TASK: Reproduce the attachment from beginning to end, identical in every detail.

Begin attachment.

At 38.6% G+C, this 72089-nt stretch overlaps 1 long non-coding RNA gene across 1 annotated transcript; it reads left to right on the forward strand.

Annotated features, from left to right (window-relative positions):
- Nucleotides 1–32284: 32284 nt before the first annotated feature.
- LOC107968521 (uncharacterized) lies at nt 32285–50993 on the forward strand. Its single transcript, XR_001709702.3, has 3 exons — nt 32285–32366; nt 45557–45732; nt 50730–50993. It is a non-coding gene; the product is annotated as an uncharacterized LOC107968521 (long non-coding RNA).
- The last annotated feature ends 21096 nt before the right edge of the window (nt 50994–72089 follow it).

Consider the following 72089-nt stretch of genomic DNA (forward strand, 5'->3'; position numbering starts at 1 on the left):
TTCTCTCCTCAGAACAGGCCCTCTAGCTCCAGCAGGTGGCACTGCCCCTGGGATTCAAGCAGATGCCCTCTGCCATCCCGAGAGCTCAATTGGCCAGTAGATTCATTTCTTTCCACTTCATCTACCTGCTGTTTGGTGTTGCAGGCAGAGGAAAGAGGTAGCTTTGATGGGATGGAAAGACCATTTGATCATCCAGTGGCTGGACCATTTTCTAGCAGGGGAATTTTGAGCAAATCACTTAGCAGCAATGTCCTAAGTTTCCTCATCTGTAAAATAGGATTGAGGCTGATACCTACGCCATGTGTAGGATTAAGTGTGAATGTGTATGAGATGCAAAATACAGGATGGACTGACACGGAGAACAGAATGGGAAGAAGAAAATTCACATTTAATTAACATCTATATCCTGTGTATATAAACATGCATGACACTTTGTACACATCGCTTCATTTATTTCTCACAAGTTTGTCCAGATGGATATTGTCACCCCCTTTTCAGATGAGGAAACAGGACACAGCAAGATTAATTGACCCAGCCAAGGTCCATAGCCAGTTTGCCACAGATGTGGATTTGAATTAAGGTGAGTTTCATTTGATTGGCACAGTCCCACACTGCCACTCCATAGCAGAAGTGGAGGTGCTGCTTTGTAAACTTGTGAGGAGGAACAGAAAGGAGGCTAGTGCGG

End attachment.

At 38.6% G+C, this 72089-nt stretch overlaps 1 long non-coding RNA gene across 1 annotated transcript; it reads left to right on the forward strand.

Annotated features, from left to right (window-relative positions):
- Nucleotides 1–32284: 32284 nt before the first annotated feature.
- LOC107968521 (uncharacterized) lies at nt 32285–50993 on the forward strand. Its single transcript, XR_001709702.3, has 3 exons — nt 32285–32366; nt 45557–45732; nt 50730–50993. It is a non-coding gene; the product is annotated as an uncharacterized LOC107968521 (long non-coding RNA).
- The last annotated feature ends 21096 nt before the right edge of the window (nt 50994–72089 follow it).

Consider the following 72089-nt stretch of genomic DNA (forward strand, 5'->3'; position numbering starts at 1 on the left):
TTCTCTCCTCAGAACAGGCCCTCTAGCTCCAGCAGGTGGCACTGCCCCTGGGATTCAAGCAGATGCCCTCTGCCATCCCGAGAGCTCAATTGGCCAGTAGATTCATTTCTTTCCACTTCATCTACCTGCTGTTTGGTGTTGCAGGCAGAGGAAAGAGGTAGCTTTGATGGGATGGAAAGACCATTTGATCATCCAGTGGCTGGACCATTTTCTAGCAGGGGAATTTTGAGCAAATCACTTAGCAGCAATGTCCTAAGTTTCCTCATCTGTAAAATAGGATTGAGGCTGATACCTACGCCATGTGTAGGATTAAGTGTGAATGTGTATGAGATGCAAAATACAGGATGGACTGACACGGAGAACAGAATGGGAAGAAGAAAATTCACATTTAATTAACATCTATATCCTGTGTATATAAACATGCATGACACTTTGTACACATCGCTTCATTTATTTCTCACAAGTTTGTCCAGATGGATATTGTCACCCCCTTTTCAGATGAGGAAACAGGACACAGCAAGATTAATTGACCCAGCCAAGGTCCATAGCCAGTTTGCCACAGATGTGGATTTGAATTAAGGTGAGTTTCATTTGATTGGCACAGTCCCACACTGCCACTCCATAGCAGAAGTGGAGGTGCTGCTTTGTAAACTTGTGAGGAGGAACAGAAAGGAGGCTAGTGCGG